Proposed new structure of the Governance Code

The FRC proposes to restructure and rewrite the code to make it ‘shorter and sharper’ than the existing code. The proposed code is divided into five sections:

  • Section 1 – Leadership and purpose
  • Section 2 – Division of responsibilities
  • Section 3 – Composition, succession and evaluation
  • Section 4 – Audit, risk and internal control
  • Section 5 – Remuneration

Although the structure of the Code changes significantly, many of the existing provisions have been retained or moved into the Guidance on Board Effectiveness. This reflects the FRC’s view that many of these provisions, while remaining important, have become common and expected business practice. The principles and provisions in the Code itself aim instead to raise standards.

The FRC is also seeking to change the focus of UK governance reporting from the current ‘comply or explain’ model of dealing with specific provisions, to reporting on the application of the Principles. The FRC is seeking to promote adopting of all of the Code Principles as mandatory expectations, with reporting to focus on how the Principles have been implemented and linking these to the organisation’s strategy and business model.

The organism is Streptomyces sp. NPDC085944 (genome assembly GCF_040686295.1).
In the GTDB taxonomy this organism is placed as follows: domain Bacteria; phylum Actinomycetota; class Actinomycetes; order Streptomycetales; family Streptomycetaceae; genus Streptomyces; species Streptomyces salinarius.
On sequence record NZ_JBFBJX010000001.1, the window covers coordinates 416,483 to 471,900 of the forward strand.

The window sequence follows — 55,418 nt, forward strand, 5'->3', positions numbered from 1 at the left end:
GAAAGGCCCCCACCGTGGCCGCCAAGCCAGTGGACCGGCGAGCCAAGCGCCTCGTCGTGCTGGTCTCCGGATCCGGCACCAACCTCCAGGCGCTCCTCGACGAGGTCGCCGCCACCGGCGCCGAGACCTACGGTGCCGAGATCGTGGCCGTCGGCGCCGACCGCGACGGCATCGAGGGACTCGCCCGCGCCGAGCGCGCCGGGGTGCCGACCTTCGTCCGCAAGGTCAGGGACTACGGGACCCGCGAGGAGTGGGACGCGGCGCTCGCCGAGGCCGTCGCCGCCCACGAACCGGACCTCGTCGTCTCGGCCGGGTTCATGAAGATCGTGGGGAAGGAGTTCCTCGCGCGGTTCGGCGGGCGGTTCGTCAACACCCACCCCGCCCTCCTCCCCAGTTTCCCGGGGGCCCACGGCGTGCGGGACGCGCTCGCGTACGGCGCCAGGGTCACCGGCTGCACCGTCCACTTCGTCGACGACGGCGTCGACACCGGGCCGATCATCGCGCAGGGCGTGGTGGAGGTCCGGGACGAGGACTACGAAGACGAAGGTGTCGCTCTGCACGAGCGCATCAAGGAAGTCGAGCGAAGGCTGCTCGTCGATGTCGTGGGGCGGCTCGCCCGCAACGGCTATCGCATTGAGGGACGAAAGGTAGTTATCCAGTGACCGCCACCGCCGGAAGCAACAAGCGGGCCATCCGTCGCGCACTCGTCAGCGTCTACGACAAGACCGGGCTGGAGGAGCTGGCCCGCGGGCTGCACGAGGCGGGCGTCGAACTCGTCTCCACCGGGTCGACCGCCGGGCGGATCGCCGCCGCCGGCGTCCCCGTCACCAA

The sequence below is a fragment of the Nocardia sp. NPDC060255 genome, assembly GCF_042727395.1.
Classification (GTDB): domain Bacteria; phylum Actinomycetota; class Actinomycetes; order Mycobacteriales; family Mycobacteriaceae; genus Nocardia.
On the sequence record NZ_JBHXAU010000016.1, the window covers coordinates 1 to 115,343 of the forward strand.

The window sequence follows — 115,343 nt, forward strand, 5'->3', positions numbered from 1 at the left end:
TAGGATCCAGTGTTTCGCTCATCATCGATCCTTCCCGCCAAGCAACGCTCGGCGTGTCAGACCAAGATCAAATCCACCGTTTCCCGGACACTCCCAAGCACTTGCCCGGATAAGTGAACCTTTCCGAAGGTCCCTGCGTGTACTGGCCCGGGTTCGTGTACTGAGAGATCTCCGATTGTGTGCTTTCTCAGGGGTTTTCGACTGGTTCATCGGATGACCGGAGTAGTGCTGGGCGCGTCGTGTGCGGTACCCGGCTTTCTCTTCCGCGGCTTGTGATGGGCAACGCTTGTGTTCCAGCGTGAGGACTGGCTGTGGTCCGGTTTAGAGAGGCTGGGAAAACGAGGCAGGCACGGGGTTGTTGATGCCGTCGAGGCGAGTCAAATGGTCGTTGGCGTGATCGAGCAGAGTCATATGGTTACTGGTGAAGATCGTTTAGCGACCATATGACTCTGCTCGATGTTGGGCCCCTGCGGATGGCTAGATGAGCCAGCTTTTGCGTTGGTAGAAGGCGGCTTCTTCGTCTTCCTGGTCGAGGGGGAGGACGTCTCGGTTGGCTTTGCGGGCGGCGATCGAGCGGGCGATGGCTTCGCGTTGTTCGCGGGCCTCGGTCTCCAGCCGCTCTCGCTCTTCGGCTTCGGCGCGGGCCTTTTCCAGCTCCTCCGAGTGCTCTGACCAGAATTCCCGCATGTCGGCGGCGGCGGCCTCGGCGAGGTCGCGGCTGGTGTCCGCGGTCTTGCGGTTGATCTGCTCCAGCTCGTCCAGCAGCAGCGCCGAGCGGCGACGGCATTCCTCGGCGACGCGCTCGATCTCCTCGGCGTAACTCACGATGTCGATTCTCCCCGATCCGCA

Strong focus to culture

The revised Code focuses heavily on culture, drawing on the FRC’s “Corporate Culture and the Role of Boards” report from 2016.

The consultation paper explains:

“The Culture Report found that culture in business is an important ingredient in delivering long-term sustainable performance. Where there is a healthy culture, the systems, procedures and overall functioning and mutual support of an organisation work effectively together. This brings integrity, confidence, long-term success and ultimately trust. A poor culture is a significant business risk in itself. Principles A and D, along with Provisions 2 and 3, link directly to culture. The concepts outlined in our report feature throughout the revised Code.”

“We found that in order to establish an appropriate culture, a board must define the purpose, strategy and values of the company, and consider the type of behaviours it wishes to promote in order to deliver its business strategy. This involves creating the right corporate culture, working with the wider workforce, and aligning the company values and purpose to the strategy. Paying due attention to the company culture helps to achieve long-term success and build trust. Grant Thornton’s review of FTSE 350 companies found that, although there has been year-on-year improvement, there is more to be done to explain how culture is integrated within a company. For instance, only 39 per cent provided a strong disclosure on company culture and only 29 per cent of chief executives referred to it in their annual report statement.”

Culture informs several aspects of the revised Code (as summarised by Herbert Smith Freehils in a December 2017 Corporate Governance Update):